In book 3, which I’m writing now (and I need a title—help!) we learn all about Candy’s background. It is really fun to write about what she did back in the late ‘60s. It’s quite shocking!

I wanted a Polish name for Candy, so I Googled “Pittsburgh Polish names” and that’s one that came up. I’ve finally learned how to spell it without checking my notes. It’s pronounced “Shipinski” by the way. You didn’t ask, but my favorite character is Elmer, my World War II vet.

Like most amateur sleuths, Max gets an idea of who the murderer is and who is vandalizing her brewery, but she gets it wrong when she finds her primary suspect dead in the brewery. Why doesn’t she throw in the suds and quit?

Good question. My husband says it’s a good thing he’s not a writer because he would have had Max chuck it all when Kurt was killed, lol. Max is just stubborn, I guess. She’s not about to give up her dream, although she did consider it a couple of times.

Is Hops, the stray cat she adopts, anything like your pet cat?

I borrowed the description of Hops from my cat, Layla. The cat on the cover doesn’t look quite like how I described her, but it’s close enough. Hops is way more adventurous than Layla, though. Layla’s a true scaredy cat. She hides from everything.

Kurt’s replacement chef is Jake Lambert. Why is Max shaken up by Jake?

Max has had a crush on Jake all her life. He’s her brother Mike’s best friend. When Jake comes back to town all those feelings surface again.

I know Pittsburgh is rabid for football and hockey. Is the issue of sports’ concussions a particularly sensitive subject in your town as it is growing into nationally?

I hate to say it, but I really don’t follow sports! I haven’t paid any attention to the subject of concussions. I shouldn’t admit this, but I’m probably the only Pittsburgher who dislikes the Steelers. Although I do like when they play—that’s when I do my grocery shopping because the store is empty!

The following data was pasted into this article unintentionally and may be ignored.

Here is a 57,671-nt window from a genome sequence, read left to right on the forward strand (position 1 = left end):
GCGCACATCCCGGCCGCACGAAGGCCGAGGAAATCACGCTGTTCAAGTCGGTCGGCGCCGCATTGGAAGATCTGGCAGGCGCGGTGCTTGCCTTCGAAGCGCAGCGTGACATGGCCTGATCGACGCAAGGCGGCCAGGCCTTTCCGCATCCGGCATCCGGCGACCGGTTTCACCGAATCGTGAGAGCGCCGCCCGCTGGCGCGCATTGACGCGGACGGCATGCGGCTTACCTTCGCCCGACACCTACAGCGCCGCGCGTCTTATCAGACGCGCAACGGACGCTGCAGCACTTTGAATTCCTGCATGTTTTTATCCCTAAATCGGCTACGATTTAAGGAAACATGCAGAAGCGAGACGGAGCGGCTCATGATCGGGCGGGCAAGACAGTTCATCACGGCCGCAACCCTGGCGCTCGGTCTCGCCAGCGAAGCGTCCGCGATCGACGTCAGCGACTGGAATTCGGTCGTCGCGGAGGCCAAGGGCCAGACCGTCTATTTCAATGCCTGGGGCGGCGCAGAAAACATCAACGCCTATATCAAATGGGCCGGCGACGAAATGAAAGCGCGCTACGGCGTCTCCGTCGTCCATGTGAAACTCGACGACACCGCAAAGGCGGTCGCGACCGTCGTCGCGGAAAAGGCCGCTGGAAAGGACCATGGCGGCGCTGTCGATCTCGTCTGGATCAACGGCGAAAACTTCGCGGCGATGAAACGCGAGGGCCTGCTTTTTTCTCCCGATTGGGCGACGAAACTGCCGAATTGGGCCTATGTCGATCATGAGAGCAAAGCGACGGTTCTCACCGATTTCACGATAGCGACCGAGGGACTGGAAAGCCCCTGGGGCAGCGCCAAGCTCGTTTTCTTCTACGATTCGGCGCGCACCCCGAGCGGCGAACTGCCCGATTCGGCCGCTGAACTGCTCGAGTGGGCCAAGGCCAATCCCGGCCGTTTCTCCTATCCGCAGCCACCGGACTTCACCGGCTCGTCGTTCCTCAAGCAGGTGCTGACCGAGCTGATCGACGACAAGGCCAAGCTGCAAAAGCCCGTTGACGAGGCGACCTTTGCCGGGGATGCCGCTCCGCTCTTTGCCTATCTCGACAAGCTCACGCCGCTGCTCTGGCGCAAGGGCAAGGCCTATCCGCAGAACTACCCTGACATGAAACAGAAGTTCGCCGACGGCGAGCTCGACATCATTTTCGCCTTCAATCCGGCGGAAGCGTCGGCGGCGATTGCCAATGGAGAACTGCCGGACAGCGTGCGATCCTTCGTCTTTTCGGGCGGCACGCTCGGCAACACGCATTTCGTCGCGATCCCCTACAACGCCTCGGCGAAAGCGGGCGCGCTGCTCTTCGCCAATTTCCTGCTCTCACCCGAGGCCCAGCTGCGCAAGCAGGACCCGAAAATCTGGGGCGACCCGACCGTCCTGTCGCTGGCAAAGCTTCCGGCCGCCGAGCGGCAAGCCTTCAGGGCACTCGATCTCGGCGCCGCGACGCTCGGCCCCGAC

Fran Donovan is a little-old-lady radical. She wants to close Max’s new pub down and make a museum of the old Steel City Brewery. But then, she helps Max. How does Max get her to change her perspective?

Fran finally saw that Max was trying to preserve the brewing heritage of the city and not tear it apart.

Among the growing restaurant menu featuring pierogies and kirschtorte, and the neighborhood bakery cupcakes and deli sandwiches, you presented a caloric array. Did your research include perusing the local restaurants, bars, and bakeries?

Although I visited a few places, I did a lot of the foodie research online. And I do try out different recipes to see what would fit in the book. Wait till you see the recipes in Tangled Up in Brew!

What’s next for Max and Jake?

BEER TODAY, GONE TOMORROW...

Brew pub owner Maxine “Max” O’Hara and her chef/boyfriend Jake Lambert are excited to be participating in the Three Rivers Brews and Burgers Festival. Max hopes to win the coveted Golden Stein for best craft beer—but even if she doesn’t, the festival will be great publicity for her Allegheny Brew House.

Or will it? When notoriously nasty food and beverage critic Reginald Mobley is drafted as a last-minute replacement judge, Max dreads a punishing review. Her fears are confirmed when Mobley literally spits out her beer, but things get even worse when the cranky critic drops dead right after trying one of Jake’s burgers.